On those days this year when I picked up my children from school, I often felt like I was operating in a parallel universe from many of the other parents. Their skin is brown. Mine is white. They speak Spanish. I speak English. I work one job. Some of them work two.
So we live in separate worlds, except for meetings at school. This is troubling, given that this is a country where we pride ourselves on being a melting pot.
The belief in one society for us all is why I like the new Senate immigration bill. A core part of the bipartisan bill – mostly lost amid clamor about securing the borders – would make it easier for immigrants to assimilate into American society.
A lengthy section is devoted to ensuring new citizens become part of the larger culture. For example, it would create an Office of Citizenship and New Americans to promote ways to educate and train immigrants about becoming naturalized citizens.
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The office must report the progress that immigrants and their children make in learning English, advancing economically and becoming part of civic life. It would have national goals and present data about whether they are being met. If not, recommendations would be made to better flow immigrants into the mainstream.
Also, the bill would set up a public-private foundation that would make grants to local municipalities to help them integrate immigrants. The money would go to nonprofits, veterans’ organizations and other on-the-ground groups as they work with immigrants on everything from mastering English to understanding civics to becoming engaged parents.
In short, the Senate bill is ensuring that immigrants, those here legally and illegally, grasp what citizenship means and how they can become part of the American whole.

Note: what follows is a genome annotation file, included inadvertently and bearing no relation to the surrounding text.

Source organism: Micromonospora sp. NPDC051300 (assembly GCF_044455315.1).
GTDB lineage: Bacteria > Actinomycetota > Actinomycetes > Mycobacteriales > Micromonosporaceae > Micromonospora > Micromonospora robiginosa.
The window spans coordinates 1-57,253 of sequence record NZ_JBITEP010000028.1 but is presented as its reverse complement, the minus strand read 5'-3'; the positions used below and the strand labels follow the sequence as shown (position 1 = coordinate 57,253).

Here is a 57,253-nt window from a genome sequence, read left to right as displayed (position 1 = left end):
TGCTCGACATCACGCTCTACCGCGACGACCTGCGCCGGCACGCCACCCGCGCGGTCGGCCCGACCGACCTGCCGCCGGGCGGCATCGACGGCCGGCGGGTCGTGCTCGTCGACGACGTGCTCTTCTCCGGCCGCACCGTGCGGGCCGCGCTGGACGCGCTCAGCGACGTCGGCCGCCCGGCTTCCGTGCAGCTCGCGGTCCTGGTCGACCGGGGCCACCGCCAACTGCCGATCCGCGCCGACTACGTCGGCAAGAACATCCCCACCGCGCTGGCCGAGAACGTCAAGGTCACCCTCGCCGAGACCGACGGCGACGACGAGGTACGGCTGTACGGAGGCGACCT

Realistically, this integration won’t happen overnight. It may become more of a reality with the children of illegal immigrants who become citizens. But the goals the legislation raises are the kind of work that civic groups, churches, schools and governments must engage in to modernize the melting pot.
To be sure, some reject the melting pot concept. A robust debate continues over how far ethnic groups should go in blending into the whole. Critics of assimilation see blending as contributing to the loss of one’s ethnic identity.
I’m not in that camp, but those who are should recognize that assimilation need not imply that everyone be like everyone else. How boring would that be?
A modernized melting pot could broaden our idea of what it means to be American. Tamar Jacoby, head of ImmigrationWorks USA, commented on this a decade ago. For immigrants to become loyal to the ideals, values and habits that have defined our country, she wrote:
“We may need a new definition, or new understanding of assimilation – a definition that makes sense today, in an era of globalization, the Internet, identity politics, niche advertising and a TV dial that offers a choice among a hundred or more different channels.
“Even as they live out the melting pot myth, today’s immigrants and their children are searching for new ways to think and talk about it, and together, they and the rest of the nation face the challenge of updating the traditional ideal.”
The immigration bill could help us find this new definition. It could teach immigrants about citizenship. At the same time, the process could broaden the sense of what it means to be an American.